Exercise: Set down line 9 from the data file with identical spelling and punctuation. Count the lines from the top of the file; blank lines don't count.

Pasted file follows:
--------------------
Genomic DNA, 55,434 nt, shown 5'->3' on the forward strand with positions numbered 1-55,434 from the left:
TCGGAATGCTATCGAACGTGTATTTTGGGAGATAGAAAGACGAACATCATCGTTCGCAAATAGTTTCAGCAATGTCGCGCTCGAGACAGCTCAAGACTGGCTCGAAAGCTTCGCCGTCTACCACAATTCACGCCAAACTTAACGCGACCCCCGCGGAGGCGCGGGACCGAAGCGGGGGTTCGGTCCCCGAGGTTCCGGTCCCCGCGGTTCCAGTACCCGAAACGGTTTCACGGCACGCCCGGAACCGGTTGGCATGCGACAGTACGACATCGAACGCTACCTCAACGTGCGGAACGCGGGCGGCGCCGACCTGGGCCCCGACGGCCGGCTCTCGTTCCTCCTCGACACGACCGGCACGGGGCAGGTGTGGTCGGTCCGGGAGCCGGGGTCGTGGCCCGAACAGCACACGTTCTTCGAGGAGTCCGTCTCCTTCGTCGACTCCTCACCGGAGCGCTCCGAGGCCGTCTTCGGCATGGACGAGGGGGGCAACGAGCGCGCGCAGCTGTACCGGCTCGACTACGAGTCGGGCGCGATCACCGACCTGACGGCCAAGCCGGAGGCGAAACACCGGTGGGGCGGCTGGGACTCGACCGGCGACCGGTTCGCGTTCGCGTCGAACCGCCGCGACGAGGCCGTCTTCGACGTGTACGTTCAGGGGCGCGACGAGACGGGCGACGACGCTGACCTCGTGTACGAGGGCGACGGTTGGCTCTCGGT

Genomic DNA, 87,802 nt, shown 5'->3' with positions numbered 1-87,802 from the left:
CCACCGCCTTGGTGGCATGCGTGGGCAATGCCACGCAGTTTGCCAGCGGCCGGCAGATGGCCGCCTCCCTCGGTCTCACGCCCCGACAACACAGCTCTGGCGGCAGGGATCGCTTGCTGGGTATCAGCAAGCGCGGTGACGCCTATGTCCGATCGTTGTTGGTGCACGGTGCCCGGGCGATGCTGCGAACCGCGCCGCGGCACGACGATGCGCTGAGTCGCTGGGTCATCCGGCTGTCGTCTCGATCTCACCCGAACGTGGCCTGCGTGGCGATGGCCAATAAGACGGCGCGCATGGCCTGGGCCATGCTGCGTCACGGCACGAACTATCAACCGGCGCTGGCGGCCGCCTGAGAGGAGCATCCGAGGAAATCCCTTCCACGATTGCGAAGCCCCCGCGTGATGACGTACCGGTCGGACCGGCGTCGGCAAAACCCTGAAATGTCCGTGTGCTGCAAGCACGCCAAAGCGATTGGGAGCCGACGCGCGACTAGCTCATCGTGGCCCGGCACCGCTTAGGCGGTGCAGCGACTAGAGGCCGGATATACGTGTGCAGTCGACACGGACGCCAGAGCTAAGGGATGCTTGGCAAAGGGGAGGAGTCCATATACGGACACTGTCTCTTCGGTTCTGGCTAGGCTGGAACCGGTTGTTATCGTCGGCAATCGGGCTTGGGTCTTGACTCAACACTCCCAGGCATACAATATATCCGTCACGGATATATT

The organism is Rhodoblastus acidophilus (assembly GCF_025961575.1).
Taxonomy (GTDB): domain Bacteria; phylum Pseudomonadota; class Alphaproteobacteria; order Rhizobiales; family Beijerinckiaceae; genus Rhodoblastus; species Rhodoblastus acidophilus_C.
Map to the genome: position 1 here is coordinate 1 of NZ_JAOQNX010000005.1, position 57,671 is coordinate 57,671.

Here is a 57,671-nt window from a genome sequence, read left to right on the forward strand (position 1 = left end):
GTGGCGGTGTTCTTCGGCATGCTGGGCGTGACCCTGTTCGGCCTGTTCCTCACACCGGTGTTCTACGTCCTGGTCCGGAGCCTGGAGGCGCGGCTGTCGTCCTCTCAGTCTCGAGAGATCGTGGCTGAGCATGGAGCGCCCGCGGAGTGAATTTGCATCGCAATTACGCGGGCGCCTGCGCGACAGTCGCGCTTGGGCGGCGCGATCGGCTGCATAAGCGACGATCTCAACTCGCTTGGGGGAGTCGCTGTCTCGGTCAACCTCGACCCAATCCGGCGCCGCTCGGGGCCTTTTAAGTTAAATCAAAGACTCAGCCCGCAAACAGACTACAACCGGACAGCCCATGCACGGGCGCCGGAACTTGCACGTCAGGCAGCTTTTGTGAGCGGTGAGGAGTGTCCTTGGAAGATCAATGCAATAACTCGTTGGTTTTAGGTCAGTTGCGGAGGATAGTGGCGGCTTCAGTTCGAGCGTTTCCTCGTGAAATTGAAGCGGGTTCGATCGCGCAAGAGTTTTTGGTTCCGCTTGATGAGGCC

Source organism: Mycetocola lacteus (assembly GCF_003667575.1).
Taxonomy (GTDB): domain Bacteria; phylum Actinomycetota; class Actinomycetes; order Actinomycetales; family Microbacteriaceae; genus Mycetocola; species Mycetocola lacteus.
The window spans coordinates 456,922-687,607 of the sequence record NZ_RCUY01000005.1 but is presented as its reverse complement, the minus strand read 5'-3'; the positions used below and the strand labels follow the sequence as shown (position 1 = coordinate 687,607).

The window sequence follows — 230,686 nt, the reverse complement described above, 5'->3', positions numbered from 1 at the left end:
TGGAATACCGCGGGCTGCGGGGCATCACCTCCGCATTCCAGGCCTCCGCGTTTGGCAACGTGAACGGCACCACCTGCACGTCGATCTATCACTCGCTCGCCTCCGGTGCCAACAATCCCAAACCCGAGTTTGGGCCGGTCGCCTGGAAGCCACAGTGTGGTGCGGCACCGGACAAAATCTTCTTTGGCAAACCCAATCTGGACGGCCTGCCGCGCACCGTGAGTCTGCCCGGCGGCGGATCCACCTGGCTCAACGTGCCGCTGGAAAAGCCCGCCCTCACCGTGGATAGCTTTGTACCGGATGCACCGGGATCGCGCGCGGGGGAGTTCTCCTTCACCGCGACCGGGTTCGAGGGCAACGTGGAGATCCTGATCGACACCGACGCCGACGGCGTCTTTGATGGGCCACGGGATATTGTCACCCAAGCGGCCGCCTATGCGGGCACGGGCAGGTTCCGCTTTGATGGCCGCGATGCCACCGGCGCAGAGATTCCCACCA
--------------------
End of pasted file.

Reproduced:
GTGGCGGTGTTCTTCGGCATGCTGGGCGTGACCCTGTTCGGCCTGTTCCTCACACCGGTGTTCTACGTCCTGGTCCGGAGCCTGGAGGCGCGGCTGTCGTCCTCTCAGTCTCGAGAGATCGTGGCTGAGCATGGAGCGCCCGCGGAGTGAATTTGCATCGCAATTACGCGGGCGCCTGCGCGACAGTCGCGCTTGGGCGGCGCGATCGGCTGCATAAGCGACGATCTCAACTCGCTTGGGGGAGTCGCTGTCTCGGTCAACCTCGACCCAATCCGGCGCCGCTCGGGGCCTTTTAAGTTAAATCAAAGACTCAGCCCGCAAACAGACTACAACCGGACAGCCCATGCACGGGCGCCGGAACTTGCACGTCAGGCAGCTTTTGTGAGCGGTGAGGAGTGTCCTTGGAAGATCAATGCAATAACTCGTTGGTTTTAGGTCAGTTGCGGAGGATAGTGGCGGCTTCAGTTCGAGCGTTTCCTCGTGAAATTGAAGCGGGTTCGATCGCGCAAGAGTTTTTGGTTCCGCTTGATGAGGCC